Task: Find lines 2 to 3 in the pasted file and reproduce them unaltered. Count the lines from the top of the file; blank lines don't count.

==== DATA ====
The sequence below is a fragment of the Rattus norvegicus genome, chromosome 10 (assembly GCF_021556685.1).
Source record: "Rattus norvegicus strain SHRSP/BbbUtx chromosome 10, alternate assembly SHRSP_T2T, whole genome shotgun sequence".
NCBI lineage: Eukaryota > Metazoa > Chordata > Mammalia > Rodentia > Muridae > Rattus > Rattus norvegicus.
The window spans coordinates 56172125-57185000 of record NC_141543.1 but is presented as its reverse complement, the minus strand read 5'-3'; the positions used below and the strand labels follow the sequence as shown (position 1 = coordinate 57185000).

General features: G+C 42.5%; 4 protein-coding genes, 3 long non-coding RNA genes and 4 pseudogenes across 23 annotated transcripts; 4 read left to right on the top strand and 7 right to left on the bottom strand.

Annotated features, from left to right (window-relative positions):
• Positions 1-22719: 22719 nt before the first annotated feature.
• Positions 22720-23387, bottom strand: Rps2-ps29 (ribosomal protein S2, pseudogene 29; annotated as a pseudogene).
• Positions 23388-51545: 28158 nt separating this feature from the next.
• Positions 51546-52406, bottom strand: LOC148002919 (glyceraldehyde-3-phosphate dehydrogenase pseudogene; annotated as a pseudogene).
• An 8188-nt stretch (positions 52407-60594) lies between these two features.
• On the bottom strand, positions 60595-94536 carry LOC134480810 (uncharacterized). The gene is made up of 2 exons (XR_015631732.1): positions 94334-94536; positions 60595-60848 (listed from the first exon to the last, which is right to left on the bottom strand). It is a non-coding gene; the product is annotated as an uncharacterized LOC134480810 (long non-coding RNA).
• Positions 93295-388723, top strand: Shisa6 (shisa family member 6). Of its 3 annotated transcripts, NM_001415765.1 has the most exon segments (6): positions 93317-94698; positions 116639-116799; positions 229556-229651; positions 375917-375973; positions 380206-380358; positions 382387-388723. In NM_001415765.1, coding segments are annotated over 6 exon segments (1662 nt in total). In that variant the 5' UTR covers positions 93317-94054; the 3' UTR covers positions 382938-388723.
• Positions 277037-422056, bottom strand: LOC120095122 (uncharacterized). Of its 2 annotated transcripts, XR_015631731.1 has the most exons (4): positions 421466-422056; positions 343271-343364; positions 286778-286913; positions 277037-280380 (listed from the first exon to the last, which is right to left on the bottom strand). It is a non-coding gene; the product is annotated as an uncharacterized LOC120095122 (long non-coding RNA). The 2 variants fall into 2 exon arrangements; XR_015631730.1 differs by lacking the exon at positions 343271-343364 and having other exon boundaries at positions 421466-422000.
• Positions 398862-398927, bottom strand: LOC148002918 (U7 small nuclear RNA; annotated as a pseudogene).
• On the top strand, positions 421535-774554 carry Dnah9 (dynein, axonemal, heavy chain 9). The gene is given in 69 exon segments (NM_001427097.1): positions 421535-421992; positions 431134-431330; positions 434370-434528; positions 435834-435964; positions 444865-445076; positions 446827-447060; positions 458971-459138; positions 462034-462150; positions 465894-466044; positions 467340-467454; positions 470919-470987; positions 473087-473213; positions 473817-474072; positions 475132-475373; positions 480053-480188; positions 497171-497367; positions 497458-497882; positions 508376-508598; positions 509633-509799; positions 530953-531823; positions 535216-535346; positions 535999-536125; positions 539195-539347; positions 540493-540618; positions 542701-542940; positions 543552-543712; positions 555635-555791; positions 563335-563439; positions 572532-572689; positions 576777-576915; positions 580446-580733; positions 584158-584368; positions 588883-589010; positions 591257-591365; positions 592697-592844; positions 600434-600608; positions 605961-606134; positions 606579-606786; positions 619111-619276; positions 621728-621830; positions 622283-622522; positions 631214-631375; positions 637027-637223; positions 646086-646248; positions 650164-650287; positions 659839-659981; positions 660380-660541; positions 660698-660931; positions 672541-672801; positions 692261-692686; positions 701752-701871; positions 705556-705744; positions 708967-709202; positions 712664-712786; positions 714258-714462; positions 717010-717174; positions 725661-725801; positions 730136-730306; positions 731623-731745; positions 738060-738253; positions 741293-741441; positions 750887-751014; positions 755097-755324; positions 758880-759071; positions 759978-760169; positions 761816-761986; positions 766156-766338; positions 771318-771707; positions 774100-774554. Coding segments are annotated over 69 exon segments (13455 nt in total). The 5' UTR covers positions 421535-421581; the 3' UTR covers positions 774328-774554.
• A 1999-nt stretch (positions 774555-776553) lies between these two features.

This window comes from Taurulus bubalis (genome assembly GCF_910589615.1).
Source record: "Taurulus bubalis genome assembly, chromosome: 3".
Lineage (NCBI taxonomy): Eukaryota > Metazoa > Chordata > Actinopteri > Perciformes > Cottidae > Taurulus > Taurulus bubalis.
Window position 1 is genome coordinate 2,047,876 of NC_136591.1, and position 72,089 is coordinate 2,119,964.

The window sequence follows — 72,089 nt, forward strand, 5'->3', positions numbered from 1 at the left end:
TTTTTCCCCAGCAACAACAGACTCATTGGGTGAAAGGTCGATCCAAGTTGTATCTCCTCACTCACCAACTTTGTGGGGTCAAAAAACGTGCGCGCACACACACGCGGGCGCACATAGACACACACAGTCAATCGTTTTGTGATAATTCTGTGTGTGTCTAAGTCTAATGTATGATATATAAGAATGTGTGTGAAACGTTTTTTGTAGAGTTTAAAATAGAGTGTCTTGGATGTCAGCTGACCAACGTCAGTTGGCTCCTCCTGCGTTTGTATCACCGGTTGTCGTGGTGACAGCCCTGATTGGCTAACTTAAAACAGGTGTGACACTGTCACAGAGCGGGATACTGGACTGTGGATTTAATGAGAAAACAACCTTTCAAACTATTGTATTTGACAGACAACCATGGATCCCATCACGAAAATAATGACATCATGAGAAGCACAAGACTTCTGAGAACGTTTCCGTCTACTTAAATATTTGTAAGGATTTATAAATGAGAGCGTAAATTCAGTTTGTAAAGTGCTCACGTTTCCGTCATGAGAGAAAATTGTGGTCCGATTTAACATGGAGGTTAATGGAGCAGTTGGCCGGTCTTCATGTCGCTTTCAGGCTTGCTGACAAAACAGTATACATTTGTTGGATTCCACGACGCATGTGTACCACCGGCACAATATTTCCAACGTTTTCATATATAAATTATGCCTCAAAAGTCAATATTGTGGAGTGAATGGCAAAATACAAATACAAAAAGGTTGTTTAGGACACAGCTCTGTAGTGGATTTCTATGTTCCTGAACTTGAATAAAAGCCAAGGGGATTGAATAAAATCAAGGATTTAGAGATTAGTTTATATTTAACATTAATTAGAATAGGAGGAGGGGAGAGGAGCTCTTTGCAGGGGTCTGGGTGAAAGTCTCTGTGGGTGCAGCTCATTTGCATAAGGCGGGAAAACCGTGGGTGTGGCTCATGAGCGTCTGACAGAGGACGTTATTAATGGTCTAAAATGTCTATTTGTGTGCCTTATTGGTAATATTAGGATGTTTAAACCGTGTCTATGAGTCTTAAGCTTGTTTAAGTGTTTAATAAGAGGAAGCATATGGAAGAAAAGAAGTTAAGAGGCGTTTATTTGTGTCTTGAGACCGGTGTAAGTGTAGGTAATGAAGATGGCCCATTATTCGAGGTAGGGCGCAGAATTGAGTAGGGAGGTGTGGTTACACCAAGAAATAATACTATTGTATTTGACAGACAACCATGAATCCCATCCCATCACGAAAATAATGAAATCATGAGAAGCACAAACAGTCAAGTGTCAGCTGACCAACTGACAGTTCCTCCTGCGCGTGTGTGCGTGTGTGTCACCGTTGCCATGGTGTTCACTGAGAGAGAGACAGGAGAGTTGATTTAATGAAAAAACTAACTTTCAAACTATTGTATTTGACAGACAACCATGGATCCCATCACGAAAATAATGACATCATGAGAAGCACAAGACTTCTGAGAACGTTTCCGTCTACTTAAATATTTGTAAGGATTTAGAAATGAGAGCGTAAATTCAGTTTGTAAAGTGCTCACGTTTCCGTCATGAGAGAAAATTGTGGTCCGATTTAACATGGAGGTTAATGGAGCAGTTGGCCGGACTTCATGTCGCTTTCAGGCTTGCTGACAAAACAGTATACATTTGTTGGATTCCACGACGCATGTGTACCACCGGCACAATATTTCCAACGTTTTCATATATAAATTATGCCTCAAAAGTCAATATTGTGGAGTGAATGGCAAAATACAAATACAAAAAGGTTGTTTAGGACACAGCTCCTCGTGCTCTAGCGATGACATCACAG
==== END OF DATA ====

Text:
Source record: "Rattus norvegicus strain SHRSP/BbbUtx chromosome 10, alternate assembly SHRSP_T2T, whole genome shotgun sequence".
NCBI lineage: Eukaryota > Metazoa > Chordata > Mammalia > Rodentia > Muridae > Rattus > Rattus norvegicus.